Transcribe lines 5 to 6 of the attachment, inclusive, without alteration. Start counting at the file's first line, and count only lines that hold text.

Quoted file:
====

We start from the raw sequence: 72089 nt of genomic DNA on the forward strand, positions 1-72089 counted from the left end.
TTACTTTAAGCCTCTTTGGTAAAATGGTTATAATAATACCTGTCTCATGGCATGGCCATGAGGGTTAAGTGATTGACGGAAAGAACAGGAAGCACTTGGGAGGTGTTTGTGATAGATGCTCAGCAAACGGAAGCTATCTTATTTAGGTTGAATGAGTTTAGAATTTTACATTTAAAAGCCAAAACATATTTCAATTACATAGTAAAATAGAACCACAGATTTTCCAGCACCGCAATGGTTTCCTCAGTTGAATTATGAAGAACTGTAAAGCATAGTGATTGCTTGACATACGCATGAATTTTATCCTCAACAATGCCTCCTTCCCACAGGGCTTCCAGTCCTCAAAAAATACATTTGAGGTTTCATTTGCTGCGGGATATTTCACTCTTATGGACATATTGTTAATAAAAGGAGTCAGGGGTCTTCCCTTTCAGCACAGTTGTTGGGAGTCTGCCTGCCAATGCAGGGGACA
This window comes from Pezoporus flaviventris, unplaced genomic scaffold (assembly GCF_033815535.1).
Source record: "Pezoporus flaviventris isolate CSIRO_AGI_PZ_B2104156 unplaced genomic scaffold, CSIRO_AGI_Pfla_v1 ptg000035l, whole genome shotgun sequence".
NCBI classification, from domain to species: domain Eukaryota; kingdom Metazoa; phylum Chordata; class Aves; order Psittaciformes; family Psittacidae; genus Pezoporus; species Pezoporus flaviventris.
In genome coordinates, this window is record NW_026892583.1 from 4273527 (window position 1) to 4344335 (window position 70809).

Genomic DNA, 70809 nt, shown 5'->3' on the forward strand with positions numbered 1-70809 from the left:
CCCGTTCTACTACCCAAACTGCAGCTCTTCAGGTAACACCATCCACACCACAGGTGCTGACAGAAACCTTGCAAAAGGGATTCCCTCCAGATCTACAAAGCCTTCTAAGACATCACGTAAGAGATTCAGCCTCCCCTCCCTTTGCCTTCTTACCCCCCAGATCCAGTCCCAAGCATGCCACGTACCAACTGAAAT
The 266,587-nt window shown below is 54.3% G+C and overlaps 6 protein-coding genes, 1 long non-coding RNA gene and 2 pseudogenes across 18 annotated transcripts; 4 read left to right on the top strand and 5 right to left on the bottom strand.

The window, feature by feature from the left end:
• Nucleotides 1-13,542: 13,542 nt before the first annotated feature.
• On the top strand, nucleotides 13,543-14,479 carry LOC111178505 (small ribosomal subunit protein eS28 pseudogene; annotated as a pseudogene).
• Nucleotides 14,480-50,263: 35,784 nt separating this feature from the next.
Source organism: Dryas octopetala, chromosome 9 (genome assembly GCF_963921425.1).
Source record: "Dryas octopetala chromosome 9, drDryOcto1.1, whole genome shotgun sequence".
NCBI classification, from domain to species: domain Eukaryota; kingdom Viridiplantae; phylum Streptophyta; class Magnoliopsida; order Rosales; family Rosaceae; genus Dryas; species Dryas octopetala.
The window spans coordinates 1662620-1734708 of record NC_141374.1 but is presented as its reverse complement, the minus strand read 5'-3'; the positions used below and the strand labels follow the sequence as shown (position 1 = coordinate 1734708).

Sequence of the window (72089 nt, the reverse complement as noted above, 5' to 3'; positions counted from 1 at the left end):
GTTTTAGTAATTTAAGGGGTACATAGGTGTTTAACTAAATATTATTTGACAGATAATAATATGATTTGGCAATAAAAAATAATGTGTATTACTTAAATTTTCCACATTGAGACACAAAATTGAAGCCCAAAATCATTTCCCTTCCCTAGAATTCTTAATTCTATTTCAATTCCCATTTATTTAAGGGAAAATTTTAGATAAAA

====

NCBI classification, from domain to species: domain Eukaryota; kingdom Metazoa; phylum Chordata; class Aves; order Psittaciformes; family Psittacidae; genus Pezoporus; species Pezoporus flaviventris.
In genome coordinates, this window is record NW_026892583.1 from 4273527 (window position 1) to 4344335 (window position 70809).